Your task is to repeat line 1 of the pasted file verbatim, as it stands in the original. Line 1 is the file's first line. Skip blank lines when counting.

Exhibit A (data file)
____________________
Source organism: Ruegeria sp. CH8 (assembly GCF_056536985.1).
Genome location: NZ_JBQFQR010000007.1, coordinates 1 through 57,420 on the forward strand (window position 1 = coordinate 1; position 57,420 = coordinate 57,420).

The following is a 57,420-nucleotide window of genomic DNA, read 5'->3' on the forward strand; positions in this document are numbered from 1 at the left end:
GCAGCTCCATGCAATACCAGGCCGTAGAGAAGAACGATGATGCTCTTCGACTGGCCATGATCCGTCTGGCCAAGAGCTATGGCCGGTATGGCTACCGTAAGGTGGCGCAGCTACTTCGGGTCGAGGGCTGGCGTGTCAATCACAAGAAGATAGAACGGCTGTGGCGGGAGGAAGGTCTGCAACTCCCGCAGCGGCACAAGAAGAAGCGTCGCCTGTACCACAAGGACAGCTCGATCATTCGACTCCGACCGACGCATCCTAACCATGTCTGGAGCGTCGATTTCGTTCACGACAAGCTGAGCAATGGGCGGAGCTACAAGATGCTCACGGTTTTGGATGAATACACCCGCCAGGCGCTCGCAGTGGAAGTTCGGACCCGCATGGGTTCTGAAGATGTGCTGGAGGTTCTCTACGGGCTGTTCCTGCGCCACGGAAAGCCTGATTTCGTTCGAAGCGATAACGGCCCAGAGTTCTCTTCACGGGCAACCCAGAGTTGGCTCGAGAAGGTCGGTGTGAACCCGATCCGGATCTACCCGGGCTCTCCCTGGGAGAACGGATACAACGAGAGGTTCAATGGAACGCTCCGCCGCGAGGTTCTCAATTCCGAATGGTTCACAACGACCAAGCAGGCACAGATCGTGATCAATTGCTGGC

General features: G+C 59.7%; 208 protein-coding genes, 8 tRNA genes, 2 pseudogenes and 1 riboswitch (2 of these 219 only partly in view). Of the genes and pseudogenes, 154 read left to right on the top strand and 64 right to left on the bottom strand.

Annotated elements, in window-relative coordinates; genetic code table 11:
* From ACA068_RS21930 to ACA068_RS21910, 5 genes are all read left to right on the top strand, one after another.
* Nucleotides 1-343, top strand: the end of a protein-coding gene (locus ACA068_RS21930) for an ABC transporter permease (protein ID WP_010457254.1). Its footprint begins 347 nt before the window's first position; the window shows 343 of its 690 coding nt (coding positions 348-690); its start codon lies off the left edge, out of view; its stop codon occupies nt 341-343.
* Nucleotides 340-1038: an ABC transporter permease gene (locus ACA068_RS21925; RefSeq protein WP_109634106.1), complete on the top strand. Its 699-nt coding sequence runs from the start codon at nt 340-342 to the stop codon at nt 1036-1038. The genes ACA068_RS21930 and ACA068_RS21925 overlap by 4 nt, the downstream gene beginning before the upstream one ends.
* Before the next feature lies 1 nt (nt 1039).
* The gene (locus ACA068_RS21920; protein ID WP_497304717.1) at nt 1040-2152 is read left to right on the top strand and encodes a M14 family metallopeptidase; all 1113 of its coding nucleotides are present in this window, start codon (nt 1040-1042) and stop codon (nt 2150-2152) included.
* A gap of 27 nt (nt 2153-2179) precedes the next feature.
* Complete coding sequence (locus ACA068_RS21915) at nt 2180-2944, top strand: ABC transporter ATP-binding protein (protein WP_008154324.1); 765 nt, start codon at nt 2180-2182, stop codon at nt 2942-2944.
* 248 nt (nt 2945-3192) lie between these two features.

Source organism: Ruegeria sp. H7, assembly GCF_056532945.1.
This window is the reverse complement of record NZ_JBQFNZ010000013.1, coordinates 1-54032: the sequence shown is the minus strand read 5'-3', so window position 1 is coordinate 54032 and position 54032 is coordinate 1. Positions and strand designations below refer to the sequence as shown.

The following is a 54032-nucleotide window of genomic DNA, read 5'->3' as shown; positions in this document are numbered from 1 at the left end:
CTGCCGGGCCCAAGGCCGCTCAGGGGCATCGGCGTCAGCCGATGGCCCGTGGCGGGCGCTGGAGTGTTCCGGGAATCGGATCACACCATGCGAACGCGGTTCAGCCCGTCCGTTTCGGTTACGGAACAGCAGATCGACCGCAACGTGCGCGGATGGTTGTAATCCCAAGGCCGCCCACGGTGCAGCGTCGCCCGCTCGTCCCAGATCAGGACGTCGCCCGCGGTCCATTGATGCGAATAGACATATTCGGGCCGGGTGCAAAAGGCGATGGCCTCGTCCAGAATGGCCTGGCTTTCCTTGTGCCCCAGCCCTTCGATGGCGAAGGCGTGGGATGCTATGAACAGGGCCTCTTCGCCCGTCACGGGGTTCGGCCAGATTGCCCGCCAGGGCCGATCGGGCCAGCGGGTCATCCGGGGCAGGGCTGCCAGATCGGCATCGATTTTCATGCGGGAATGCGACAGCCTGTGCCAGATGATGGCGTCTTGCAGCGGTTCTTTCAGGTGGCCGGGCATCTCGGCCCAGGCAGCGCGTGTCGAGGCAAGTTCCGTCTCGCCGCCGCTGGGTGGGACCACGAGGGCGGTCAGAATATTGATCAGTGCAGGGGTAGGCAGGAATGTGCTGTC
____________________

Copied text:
Source organism: Ruegeria sp. CH8 (assembly GCF_056536985.1).